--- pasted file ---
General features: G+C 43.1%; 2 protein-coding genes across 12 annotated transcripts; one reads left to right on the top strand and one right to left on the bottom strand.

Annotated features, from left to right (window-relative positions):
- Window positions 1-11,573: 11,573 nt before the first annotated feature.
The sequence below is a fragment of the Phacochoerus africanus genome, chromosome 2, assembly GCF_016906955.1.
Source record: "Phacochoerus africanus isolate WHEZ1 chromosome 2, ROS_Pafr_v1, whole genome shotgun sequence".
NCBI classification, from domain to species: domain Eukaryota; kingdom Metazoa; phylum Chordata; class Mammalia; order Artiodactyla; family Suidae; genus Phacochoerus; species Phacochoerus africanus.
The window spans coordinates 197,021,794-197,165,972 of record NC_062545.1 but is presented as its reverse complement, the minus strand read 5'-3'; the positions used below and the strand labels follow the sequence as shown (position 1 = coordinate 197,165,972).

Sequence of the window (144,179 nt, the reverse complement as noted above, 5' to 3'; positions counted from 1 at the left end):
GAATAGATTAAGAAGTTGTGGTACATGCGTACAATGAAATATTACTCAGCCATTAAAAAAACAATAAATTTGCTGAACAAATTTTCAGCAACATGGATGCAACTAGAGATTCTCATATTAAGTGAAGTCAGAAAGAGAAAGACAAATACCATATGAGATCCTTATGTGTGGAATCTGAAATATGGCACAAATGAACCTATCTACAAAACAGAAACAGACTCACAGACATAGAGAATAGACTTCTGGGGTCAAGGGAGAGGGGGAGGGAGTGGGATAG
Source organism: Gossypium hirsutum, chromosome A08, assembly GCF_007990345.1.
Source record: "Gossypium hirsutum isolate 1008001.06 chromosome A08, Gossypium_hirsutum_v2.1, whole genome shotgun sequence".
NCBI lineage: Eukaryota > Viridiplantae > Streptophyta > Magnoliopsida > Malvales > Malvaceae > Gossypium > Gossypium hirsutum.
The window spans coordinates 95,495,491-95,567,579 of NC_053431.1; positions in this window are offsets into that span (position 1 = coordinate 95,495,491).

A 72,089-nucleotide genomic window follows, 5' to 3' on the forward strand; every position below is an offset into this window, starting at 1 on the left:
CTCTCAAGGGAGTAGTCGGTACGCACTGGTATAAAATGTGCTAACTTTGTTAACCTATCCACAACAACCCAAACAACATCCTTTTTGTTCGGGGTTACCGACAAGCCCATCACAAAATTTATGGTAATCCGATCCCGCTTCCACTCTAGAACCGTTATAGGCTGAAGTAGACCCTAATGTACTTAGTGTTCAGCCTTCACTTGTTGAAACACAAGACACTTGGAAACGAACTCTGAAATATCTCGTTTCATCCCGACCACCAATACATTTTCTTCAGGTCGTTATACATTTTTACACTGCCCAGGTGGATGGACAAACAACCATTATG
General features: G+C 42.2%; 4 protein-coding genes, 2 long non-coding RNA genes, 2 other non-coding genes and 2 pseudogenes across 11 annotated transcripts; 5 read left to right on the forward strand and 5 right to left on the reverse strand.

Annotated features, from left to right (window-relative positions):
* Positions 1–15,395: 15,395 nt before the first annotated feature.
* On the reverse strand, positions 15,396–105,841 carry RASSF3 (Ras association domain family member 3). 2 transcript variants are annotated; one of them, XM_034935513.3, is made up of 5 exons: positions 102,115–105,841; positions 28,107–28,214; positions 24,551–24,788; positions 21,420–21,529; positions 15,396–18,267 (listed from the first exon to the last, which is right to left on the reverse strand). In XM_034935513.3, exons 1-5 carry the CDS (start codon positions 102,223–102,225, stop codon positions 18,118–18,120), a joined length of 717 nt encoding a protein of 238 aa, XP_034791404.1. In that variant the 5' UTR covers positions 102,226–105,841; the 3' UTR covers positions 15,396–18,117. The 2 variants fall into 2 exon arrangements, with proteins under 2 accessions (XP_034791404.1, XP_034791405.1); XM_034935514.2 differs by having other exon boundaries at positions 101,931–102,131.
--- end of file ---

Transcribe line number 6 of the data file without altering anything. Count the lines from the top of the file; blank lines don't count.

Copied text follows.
NCBI classification, from domain to species: domain Eukaryota; kingdom Metazoa; phylum Chordata; class Mammalia; order Artiodactyla; family Suidae; genus Phacochoerus; species Phacochoerus africanus.